Ironically enough, Hair lost the Tony award in 1969 to another of my favorite musicals, 1776, which is the other very good production about American history. Hamilton even pays it a little tribute with a throwaway line about John Adams: Sit down John! But Hair had a bigger influence musically and stylistically. It didn’t hurt that catchy tunes like “Age of Aquarius” and “Let the Sun Shine in” were covered by the Fifth Dimension and Three Dog Night. Also, as Ebony magazine pointed out, Hair was “the biggest outlet for black actors in the history of the American theater,” up until that more recent, other show.
Theater changed a lot during the 20th century. But before all the movies, musicals, and Ziegfield acts, there was a single performer who brought people to the theater in the first place. She was called The Divine, Sarah Bernhardt.
Queen of the Pose and Princess of the Gesture
Although Sarah Bernhardt started in an acting conservatory, she struggled initially to gain respect or applause. In the French acting style of the late 19th century, actors used stylized views of repressed emotion; everything was a tableau pose, restrained and frozen. Bernhardt mastered the Look, but wanted to move more, to express romance, and her teachers didn’t like it. Her breakout roles didn’t come until she was nearly in her thirties, after she had been mingling with Victor Hugo, Alexandre Dumas, and Belgian Princes. Her personal charisma eventually brought her back to the stage, and early successes came from playing troubadours, engenues, and boys.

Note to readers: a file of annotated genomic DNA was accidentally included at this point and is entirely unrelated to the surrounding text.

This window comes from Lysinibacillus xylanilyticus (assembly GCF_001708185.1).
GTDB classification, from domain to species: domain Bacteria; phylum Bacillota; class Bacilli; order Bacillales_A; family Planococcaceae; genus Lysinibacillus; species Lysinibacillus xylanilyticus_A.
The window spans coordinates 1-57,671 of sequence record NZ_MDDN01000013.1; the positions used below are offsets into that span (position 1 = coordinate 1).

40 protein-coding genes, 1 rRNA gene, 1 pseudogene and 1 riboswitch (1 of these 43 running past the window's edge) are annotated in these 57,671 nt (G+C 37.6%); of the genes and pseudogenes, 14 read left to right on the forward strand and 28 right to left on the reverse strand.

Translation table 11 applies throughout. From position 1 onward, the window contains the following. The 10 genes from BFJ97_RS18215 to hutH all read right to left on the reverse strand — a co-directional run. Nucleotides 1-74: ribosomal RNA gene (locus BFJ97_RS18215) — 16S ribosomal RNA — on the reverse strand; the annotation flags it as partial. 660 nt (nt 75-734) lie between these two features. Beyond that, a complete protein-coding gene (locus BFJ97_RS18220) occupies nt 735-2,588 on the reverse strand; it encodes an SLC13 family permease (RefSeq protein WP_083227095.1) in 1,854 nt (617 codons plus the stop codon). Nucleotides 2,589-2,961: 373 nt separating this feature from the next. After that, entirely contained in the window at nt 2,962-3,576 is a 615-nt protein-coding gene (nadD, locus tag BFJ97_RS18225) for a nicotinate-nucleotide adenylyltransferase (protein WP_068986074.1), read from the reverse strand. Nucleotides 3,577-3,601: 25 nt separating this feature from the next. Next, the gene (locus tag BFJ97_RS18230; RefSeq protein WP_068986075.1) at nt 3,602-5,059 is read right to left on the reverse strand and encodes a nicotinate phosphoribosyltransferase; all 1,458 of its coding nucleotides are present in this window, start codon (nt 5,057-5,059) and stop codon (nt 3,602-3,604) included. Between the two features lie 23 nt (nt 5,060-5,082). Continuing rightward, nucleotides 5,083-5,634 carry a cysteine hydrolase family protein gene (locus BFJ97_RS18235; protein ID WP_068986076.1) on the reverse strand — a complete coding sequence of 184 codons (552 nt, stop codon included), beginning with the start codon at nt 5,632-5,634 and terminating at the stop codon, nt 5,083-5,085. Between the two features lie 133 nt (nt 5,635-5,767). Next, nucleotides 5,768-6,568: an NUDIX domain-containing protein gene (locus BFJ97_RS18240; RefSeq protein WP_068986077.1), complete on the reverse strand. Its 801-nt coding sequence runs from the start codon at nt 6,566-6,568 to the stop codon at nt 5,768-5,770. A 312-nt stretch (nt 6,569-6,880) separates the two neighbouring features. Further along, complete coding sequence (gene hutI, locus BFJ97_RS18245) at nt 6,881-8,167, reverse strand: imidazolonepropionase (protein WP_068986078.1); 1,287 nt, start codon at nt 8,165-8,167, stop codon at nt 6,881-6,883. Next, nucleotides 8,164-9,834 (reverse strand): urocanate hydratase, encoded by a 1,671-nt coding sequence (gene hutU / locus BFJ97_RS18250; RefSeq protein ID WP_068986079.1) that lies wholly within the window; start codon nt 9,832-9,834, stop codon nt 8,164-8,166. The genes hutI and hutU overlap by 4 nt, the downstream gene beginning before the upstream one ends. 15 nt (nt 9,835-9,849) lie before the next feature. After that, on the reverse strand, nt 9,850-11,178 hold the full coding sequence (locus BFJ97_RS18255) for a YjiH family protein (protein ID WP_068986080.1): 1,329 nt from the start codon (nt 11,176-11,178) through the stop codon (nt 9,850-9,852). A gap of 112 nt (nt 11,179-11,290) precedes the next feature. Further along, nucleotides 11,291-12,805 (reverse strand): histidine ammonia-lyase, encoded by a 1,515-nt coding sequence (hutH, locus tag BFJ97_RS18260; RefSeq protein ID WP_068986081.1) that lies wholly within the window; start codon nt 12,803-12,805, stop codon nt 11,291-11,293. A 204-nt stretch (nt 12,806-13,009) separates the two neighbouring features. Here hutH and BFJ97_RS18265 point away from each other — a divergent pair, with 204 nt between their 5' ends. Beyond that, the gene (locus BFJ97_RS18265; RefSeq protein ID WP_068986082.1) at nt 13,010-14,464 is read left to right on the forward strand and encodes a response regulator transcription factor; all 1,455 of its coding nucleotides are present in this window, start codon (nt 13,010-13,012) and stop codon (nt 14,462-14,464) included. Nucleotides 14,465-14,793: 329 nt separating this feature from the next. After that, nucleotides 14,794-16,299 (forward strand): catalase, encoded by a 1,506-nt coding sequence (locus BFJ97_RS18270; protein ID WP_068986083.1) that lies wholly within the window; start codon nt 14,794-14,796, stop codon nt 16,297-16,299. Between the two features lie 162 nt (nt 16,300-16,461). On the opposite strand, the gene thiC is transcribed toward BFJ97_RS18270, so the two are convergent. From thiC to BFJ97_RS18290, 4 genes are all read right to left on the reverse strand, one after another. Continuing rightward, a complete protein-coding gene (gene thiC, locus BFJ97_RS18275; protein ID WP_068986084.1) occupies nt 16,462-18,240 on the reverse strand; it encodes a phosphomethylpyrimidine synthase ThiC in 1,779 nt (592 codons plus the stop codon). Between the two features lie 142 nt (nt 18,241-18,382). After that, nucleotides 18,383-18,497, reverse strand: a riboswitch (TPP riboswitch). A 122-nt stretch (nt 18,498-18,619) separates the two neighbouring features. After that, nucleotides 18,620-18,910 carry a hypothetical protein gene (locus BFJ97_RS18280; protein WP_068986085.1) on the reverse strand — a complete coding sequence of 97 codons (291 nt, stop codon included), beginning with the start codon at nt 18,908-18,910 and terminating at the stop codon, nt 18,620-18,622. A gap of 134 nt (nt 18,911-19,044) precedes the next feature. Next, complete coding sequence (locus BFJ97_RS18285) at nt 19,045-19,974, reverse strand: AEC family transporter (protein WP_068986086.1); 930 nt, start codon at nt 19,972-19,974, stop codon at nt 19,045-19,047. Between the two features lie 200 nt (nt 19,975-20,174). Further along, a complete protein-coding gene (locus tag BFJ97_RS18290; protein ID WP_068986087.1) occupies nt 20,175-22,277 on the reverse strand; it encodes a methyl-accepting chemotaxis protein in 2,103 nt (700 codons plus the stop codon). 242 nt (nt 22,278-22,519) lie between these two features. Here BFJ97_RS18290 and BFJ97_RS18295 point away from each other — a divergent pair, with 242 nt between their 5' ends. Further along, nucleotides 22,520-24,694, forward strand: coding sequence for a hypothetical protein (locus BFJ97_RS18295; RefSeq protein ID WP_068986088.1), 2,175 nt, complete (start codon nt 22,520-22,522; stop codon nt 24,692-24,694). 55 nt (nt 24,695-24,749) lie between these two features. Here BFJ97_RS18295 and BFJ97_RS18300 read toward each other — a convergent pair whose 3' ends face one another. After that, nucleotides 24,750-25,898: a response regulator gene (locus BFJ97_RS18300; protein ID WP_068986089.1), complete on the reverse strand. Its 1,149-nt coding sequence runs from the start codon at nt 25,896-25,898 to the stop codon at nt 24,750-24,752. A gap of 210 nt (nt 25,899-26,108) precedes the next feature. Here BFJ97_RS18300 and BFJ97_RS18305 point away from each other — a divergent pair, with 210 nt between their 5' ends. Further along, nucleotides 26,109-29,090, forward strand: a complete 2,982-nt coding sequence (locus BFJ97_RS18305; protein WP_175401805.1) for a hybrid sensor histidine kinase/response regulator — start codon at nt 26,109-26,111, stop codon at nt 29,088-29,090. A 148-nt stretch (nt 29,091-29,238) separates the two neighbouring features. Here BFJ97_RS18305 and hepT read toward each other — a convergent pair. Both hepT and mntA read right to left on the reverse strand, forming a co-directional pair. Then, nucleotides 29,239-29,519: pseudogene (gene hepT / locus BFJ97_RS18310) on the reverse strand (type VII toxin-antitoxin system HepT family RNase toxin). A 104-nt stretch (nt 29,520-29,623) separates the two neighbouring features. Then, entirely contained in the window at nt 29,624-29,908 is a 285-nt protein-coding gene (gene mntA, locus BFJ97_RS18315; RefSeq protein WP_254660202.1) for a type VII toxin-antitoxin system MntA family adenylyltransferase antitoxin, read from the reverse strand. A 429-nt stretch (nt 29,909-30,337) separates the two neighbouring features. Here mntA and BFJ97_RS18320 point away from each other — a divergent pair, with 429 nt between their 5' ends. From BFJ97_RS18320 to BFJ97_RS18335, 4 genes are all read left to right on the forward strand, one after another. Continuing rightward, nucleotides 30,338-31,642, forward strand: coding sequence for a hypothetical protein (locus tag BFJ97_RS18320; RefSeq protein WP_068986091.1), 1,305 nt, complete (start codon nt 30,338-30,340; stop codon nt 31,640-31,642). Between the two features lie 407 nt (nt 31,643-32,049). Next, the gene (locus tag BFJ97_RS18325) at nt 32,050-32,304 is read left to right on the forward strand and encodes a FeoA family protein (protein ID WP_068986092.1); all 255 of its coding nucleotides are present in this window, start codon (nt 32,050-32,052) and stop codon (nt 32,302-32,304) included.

Eventually, in 1871, she captured a lead, the Queen of Spain in Hugo’s Ruy Blas. It played to packed houses. The Prince of Wales attended opening night, and Hugo came backstage afterwards to kneel in homage. Her reputation transformed her into the Queen of Theater, and her “Golden Voice” made her the toast of Paris, which–between Victor Hugo and Claude Monet–was the acme of the artistic world.
Aside from bringing audiences in to view her grand style, Bernhardt also created one of the first cults of celebrity. She slept in a coffin and allowed herself to be photographed to prove it. She had numerous lovers, some royal, a child resulting from one affair possibly with a Prince. She wore a hat with a taxidermied bat. She endorsed products and posed for portraits and photographs frequently. Lady Gaga, Khardashian, Marilyn Monroe all became descendants of this original A-Lister.